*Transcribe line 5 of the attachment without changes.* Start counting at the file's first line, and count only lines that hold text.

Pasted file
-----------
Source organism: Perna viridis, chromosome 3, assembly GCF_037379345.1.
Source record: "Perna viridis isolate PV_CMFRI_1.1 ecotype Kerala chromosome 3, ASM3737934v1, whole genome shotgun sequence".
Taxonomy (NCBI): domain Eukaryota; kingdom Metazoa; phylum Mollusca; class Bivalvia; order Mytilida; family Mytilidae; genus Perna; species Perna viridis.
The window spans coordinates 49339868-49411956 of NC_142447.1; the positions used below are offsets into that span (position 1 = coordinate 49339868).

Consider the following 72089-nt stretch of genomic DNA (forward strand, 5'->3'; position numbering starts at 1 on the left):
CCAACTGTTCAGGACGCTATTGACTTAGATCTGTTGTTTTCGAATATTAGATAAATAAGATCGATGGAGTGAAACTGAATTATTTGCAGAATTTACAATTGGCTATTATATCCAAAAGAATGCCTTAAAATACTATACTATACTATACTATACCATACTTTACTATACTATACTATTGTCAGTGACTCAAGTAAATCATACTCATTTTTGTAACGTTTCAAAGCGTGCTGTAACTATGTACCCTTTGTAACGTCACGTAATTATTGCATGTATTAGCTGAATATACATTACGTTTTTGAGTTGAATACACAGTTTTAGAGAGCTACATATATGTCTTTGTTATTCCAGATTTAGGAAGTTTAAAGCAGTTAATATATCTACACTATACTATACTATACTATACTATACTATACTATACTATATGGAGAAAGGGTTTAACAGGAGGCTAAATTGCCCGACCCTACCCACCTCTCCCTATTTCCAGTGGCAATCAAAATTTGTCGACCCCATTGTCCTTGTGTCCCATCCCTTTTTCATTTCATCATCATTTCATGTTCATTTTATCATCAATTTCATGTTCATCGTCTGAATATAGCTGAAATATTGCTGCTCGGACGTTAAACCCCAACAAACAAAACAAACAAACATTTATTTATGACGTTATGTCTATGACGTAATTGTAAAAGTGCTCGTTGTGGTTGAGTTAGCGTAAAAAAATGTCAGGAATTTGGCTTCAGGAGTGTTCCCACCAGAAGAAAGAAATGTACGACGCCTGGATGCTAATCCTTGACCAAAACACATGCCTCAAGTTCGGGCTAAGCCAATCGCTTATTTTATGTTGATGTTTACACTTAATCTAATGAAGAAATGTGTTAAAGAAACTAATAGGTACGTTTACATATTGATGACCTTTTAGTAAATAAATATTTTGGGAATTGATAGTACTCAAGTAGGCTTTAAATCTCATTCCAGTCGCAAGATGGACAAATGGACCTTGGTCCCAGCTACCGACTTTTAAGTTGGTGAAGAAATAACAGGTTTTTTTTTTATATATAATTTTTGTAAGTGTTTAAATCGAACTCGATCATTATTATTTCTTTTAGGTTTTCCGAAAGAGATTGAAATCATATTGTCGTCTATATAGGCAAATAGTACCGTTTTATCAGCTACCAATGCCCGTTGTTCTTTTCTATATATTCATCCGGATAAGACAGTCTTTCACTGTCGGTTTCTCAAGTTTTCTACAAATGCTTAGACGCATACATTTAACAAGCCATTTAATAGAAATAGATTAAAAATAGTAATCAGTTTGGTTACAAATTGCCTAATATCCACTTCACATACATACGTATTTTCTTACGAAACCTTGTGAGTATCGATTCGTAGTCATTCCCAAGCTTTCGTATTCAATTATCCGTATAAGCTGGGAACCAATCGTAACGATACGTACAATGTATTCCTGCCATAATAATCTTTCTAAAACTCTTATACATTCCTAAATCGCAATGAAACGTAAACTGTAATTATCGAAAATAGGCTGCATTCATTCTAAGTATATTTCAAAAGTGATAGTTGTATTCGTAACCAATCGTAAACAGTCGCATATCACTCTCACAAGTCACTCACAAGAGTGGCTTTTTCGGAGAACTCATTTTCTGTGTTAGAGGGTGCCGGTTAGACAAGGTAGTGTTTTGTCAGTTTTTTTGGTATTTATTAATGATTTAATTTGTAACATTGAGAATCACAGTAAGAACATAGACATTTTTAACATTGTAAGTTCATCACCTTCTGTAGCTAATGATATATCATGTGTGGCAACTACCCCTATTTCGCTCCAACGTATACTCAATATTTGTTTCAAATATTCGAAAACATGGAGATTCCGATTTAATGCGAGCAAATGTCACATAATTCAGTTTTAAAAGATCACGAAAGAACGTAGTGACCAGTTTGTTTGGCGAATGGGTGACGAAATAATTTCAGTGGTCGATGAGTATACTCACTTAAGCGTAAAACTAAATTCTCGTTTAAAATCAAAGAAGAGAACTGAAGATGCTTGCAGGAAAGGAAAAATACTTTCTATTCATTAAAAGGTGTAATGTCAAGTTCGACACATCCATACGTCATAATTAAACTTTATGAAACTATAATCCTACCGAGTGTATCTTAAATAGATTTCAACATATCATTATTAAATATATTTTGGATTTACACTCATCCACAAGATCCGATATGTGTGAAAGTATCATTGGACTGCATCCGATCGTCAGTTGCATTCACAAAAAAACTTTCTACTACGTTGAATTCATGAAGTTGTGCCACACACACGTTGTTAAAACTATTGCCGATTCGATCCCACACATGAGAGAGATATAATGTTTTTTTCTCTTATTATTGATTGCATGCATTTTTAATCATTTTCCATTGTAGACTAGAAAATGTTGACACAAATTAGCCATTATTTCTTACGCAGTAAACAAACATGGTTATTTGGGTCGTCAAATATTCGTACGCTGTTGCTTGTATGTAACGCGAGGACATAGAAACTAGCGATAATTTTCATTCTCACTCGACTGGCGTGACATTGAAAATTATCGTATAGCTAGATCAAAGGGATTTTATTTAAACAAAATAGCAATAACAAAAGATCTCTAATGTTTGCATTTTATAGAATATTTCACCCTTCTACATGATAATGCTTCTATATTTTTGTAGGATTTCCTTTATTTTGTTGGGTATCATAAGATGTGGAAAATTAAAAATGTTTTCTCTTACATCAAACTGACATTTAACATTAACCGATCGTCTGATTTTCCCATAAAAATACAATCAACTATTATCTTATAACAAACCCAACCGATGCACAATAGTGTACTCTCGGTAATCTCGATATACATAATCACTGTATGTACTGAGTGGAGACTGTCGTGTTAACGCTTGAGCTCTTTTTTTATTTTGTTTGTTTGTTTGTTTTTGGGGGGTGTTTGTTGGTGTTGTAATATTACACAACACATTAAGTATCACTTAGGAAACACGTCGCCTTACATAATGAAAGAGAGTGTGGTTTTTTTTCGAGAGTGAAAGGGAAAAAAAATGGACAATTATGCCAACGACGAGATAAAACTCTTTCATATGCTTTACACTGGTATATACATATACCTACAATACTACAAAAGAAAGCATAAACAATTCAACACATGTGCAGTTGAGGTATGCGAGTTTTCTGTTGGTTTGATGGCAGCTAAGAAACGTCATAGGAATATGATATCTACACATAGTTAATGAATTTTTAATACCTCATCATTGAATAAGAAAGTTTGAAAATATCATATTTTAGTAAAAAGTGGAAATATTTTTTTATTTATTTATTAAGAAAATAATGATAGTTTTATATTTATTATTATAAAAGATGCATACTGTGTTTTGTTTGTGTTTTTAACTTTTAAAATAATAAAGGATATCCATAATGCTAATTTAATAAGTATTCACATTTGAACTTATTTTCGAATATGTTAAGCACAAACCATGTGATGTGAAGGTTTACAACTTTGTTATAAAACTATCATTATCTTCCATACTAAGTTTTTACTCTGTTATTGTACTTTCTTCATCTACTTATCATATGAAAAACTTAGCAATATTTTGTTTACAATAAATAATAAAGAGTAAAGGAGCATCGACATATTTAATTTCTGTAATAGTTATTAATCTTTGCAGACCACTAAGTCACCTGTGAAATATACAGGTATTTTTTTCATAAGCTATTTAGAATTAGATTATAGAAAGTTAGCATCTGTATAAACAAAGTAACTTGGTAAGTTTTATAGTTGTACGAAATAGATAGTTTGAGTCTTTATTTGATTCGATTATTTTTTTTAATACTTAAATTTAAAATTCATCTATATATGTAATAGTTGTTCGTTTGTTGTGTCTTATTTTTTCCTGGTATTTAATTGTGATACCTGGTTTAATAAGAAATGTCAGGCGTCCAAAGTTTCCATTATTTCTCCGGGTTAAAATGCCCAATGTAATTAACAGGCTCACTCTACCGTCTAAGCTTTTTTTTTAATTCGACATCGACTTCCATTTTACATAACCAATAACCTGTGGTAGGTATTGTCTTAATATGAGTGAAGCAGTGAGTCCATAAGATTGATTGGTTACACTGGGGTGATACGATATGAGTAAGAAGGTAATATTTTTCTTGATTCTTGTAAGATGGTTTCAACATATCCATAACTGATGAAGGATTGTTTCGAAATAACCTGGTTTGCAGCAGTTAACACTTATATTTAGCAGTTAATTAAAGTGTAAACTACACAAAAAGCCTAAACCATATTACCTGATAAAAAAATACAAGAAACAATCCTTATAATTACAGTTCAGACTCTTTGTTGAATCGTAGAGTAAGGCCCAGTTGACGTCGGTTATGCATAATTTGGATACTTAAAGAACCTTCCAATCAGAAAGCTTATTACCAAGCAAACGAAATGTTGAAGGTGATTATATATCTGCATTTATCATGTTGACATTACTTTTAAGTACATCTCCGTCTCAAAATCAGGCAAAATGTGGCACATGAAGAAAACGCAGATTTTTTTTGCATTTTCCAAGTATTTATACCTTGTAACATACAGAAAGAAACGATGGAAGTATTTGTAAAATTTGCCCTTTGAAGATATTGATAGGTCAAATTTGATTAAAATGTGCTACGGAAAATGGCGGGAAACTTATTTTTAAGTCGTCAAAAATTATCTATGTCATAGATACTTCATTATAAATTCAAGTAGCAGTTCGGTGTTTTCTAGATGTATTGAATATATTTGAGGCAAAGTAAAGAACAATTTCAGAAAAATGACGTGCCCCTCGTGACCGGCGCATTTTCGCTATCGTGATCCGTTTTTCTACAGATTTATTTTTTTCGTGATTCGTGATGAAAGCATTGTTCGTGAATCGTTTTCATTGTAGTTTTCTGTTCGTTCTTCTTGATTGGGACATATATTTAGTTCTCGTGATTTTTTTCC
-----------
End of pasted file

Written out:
Consider the following 72089-nt stretch of genomic DNA (forward strand, 5'->3'; position numbering starts at 1 on the left):